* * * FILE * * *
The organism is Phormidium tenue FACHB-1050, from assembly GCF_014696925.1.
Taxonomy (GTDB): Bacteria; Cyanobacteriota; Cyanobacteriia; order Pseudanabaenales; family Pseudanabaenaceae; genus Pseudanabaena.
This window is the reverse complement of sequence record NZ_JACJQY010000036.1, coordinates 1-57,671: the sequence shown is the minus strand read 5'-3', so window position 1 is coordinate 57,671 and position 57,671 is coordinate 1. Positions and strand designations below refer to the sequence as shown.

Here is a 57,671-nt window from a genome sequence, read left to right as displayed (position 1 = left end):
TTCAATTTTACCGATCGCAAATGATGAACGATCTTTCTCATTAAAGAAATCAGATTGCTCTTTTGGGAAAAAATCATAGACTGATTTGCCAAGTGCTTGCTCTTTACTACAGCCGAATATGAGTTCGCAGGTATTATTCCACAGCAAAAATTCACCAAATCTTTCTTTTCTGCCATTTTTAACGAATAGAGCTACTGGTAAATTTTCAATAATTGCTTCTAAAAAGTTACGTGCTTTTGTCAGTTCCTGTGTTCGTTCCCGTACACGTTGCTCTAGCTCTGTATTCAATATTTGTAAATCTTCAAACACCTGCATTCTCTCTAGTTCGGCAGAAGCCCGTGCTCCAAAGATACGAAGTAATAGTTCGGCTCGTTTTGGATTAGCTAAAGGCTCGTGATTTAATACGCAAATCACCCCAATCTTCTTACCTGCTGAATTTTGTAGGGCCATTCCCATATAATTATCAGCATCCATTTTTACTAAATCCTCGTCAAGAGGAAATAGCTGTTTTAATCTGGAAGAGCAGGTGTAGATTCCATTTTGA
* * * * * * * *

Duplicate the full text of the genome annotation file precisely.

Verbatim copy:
The organism is Phormidium tenue FACHB-1050, from assembly GCF_014696925.1.
Taxonomy (GTDB): Bacteria; Cyanobacteriota; Cyanobacteriia; order Pseudanabaenales; family Pseudanabaenaceae; genus Pseudanabaena.
This window is the reverse complement of sequence record NZ_JACJQY010000036.1, coordinates 1-57,671: the sequence shown is the minus strand read 5'-3', so window position 1 is coordinate 57,671 and position 57,671 is coordinate 1. Positions and strand designations below refer to the sequence as shown.

Here is a 57,671-nt window from a genome sequence, read left to right as displayed (position 1 = left end):
TTCAATTTTACCGATCGCAAATGATGAACGATCTTTCTCATTAAAGAAATCAGATTGCTCTTTTGGGAAAAAATCATAGACTGATTTGCCAAGTGCTTGCTCTTTACTACAGCCGAATATGAGTTCGCAGGTATTATTCCACAGCAAAAATTCACCAAATCTTTCTTTTCTGCCATTTTTAACGAATAGAGCTACTGGTAAATTTTCAATAATTGCTTCTAAAAAGTTACGTGCTTTTGTCAGTTCCTGTGTTCGTTCCCGTACACGTTGCTCTAGCTCTGTATTCAATATTTGTAAATCTTCAAACACCTGCATTCTCTCTAGTTCGGCAGAAGCCCGTGCTCCAAAGATACGAAGTAATAGTTCGGCTCGTTTTGGATTAGCTAAAGGCTCGTGATTTAATACGCAAATCACCCCAATCTTCTTACCTGCTGAATTTTGTAGGGCCATTCCCATATAATTATCAGCATCCATTTTTACTAAATCCTCGTCAAGAGGAAATAGCTGTTTTAATCTGGAAGAGCAGGTGTAGATTCCATTTTGA